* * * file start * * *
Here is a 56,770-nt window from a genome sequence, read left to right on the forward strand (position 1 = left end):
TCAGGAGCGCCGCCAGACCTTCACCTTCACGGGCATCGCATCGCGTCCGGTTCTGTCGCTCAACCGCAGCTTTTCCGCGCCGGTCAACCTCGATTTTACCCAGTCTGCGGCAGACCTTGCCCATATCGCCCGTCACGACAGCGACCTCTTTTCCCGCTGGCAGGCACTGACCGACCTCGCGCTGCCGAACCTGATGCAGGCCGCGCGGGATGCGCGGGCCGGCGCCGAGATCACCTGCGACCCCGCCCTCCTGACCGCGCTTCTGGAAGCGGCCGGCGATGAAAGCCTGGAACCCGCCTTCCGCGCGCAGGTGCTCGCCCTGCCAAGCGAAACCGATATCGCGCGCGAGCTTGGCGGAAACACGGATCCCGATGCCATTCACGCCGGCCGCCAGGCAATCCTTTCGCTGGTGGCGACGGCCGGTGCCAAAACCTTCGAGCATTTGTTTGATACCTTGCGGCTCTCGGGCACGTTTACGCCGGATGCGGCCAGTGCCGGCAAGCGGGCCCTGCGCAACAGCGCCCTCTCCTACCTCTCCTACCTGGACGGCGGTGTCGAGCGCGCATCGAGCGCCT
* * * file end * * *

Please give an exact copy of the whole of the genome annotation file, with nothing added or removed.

Here is a 56,770-nt window from a genome sequence, read left to right on the forward strand (position 1 = left end):
TCAGGAGCGCCGCCAGACCTTCACCTTCACGGGCATCGCATCGCGTCCGGTTCTGTCGCTCAACCGCAGCTTTTCCGCGCCGGTCAACCTCGATTTTACCCAGTCTGCGGCAGACCTTGCCCATATCGCCCGTCACGACAGCGACCTCTTTTCCCGCTGGCAGGCACTGACCGACCTCGCGCTGCCGAACCTGATGCAGGCCGCGCGGGATGCGCGGGCCGGCGCCGAGATCACCTGCGACCCCGCCCTCCTGACCGCGCTTCTGGAAGCGGCCGGCGATGAAAGCCTGGAACCCGCCTTCCGCGCGCAGGTGCTCGCCCTGCCAAGCGAAACCGATATCGCGCGCGAGCTTGGCGGAAACACGGATCCCGATGCCATTCACGCCGGCCGCCAGGCAATCCTTTCGCTGGTGGCGACGGCCGGTGCCAAAACCTTCGAGCATTTGTTTGATACCTTGCGGCTCTCGGGCACGTTTACGCCGGATGCGGCCAGTGCCGGCAAGCGGGCCCTGCGCAACAGCGCCCTCTCCTACCTCTCCTACCTGGACGGCGGTGTCGAGCGCGCATCGAGCGCCT